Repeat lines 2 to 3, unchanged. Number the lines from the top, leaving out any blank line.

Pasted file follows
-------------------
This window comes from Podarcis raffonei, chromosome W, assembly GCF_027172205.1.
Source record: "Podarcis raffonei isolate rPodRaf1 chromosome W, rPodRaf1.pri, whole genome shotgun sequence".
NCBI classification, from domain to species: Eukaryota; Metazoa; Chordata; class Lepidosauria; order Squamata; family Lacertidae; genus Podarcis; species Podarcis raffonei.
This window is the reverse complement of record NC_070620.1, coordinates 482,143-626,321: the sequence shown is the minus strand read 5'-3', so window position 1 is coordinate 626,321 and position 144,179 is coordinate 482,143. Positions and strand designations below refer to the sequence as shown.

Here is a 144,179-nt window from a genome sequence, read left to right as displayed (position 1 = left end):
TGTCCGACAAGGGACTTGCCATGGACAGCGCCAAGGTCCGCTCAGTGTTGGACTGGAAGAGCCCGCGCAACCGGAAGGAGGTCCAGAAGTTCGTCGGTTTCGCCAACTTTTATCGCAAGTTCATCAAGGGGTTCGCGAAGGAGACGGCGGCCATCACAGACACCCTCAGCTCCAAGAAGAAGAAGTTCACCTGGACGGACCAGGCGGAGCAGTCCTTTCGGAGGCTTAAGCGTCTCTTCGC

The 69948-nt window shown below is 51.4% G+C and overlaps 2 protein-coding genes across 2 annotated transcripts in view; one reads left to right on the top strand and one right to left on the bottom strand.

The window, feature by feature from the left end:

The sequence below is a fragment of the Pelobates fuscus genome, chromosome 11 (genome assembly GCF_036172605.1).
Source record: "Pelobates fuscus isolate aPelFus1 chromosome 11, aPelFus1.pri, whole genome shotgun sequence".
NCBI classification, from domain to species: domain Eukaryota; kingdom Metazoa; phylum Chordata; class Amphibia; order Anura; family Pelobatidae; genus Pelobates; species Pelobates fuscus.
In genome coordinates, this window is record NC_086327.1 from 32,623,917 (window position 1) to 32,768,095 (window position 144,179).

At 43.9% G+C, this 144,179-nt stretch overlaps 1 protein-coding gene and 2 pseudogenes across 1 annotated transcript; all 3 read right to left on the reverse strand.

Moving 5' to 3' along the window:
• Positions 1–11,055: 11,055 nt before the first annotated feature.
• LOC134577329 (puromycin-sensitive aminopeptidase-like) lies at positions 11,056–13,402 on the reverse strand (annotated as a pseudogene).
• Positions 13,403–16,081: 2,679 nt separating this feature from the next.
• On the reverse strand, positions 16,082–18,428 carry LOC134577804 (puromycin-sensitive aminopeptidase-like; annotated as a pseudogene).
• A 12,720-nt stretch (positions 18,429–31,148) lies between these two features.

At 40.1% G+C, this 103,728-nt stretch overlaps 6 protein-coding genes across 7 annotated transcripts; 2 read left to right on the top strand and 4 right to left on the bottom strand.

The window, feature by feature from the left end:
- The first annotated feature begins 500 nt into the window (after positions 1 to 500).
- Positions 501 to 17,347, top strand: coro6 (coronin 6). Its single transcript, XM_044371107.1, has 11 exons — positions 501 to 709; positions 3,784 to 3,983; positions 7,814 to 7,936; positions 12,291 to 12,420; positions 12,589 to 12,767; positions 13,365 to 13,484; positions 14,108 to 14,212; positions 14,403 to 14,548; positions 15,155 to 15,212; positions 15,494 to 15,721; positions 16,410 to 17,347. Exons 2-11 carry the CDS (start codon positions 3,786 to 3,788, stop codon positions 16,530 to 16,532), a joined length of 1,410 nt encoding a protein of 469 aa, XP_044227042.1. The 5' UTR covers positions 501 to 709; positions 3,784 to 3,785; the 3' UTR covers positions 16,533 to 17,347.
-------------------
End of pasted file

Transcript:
Source record: "Podarcis raffonei isolate rPodRaf1 chromosome W, rPodRaf1.pri, whole genome shotgun sequence".
NCBI classification, from domain to species: Eukaryota; Metazoa; Chordata; class Lepidosauria; order Squamata; family Lacertidae; genus Podarcis; species Podarcis raffonei.